Clustering Using Kmeans Algorithm
This article explains Kmeans algorithm in an easy way. I’d like to start with an example to understand the objective of this powerful technique in machine learning before getting into the algorithm, which is quite simple.
By Firdaouss Doukkali, Machine Learning Engineer
kmeans demonstration from Wikipedia
This article explains Kmeans algorithm in an easy way. I’d like to start with an example to understand the objective of this powerful technique in machine learning before getting into the algorithm, which is quite simple.
So imagine you have a set of numerical data of cancer tumors in 4 different stages from 1 to 4, and you need to study all the tumors in each stage. However, you have no idea how to identify the tumors that are at the same stage because nobody had the time to label the entire set of features (most data in the world are unlabeled). In this case, you need Kmeans algorithm because it works on unlabeled numerical data and it will automatically and quickly group them together into 4 clusters.
For this example, we chose k=4 because, we already know, we have 4 tumors’ stages, but if we want to cluster them based on their structure, growth speed, or growth type, then maybe k will be different than 4.
If you don’t know how many groups you want, it’s problematical, because Kmeans needs a specific number k of clusters in order to use it. So, the first lesson, whenever, you have to optimize and solve a problem, you should know your data and on what basis you want to group them. Then, you will be able to determine the number of clusters you need.
But, most of the time, we really have no idea what the right number of clusters is, so no worries, there is a solution for it, that we will discuss it later in this post.
kmeans Algorithm
Let’s start with a visualization of a kmeans algorithm (k=4).
from Kmeans clustering, credit to Andrey A. Shabalin
As, you can see, kmeans algorithm is composed of 3 steps:
Step 1: Initialization
The first thing kmeans does, is randomly choose K examples (data points) from the dataset (the 4 green points) as initial centroids and that’s simply because it does not know yet where the center of each cluster is. (a centroid is the center of a cluster).
Step 2: Cluster Assignment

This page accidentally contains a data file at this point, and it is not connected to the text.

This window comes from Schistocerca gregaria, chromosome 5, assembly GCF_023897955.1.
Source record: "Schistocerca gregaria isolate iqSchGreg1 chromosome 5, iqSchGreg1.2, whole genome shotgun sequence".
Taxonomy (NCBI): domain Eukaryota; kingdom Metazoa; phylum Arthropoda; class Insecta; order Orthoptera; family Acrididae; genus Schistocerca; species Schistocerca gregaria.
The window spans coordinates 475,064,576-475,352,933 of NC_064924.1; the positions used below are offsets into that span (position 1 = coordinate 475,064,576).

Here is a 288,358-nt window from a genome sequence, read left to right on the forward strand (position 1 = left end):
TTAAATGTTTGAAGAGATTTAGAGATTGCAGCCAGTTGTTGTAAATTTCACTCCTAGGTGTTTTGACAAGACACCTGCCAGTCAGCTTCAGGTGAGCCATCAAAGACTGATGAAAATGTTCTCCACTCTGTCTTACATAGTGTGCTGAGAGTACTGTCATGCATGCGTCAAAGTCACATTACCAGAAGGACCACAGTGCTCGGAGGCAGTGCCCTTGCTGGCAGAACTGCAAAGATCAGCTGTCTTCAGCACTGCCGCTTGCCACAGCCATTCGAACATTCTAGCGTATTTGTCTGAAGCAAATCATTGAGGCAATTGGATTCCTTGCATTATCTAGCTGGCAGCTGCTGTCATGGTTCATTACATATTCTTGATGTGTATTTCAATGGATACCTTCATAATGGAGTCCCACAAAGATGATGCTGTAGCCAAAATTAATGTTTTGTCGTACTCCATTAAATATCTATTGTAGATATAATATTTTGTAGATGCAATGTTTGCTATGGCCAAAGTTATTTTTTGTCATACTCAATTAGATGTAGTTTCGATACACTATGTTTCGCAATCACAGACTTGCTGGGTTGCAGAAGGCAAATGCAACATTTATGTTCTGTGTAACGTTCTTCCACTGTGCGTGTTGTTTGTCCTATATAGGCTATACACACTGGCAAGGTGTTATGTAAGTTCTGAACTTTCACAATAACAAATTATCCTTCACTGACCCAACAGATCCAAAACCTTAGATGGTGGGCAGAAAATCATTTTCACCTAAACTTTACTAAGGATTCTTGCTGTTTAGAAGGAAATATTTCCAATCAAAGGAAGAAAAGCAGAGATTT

Then, all the data points that are the closest (similar) to a centroid will create a cluster. If we’re using the Euclidean distance between data points and every centroid, a straight line is drawn between two centroids, then a perpendicular bisector (boundary line) divides this line into two clusters.
from Introduction to Clustering and Kmeans Algorithm
Step 3: Move the centroid
Now, we have new clusters, that need centers. A centroid’s new value is going to be the mean of all the examples in a cluster.
We’ll keep repeating step 2 and 3 until the centroids stop moving, in other words, Kmeans algorithm is converged.
Here is the kmeans algorithm:
from MIT 6.0002 lecture 12
Kmeans is a fast and efficient method, because the complexity of one iteration is k*n*d where k (number of clusters), n (number of examples), and d (time of computing the Euclidian distance between 2 points).
Then, how do we choose the number of clusters k?
In case, it is not clear, we try different values of k, we evaluate them and we choose the best k value.
from MIT 6.0002 lecture 12
Dissimilarity(C) is the sum of all the variabilities of k clusters
Variability is the sum of all Euclidean distances between the centroid and each example in the cluster.
Or you can take a small subset of your data, apply hierarchical clustering on it (it’s a slow clustering algorithm) to get an understanding of the data structure before choosing k by hand.
Unlucky centroids:
The blue and red stars are unlucky centroids :( . From MIT 6.0002 lecture 12
Choosing poorly the random initial centroids will take longer to converge or get stuck on local optima which may result in bad clustering. in the picture above, the blue and red stars are unlucky centroids.
There are two solutions:
 Distribute them over the space.
 Try different sets of random centroids, and choose the best set.
References and readings:
Bio: Firdaouss Doukkali is a Machine Learning Engineer and Chief Unicorn Scientist. Global Shaper at World Economic Forum. English, French, German, Arabic, and Japanese speaker.
Original. Reposted with permission.
Related:
 The 5 Clustering Algorithms Data Scientists Need to Know
 Machine Learning Workflows in Python from Scratch Part 2: kmeans Clustering
 Toward Increased kmeans Clustering Efficiency with the Naive Sharding Centroid Initialization Method
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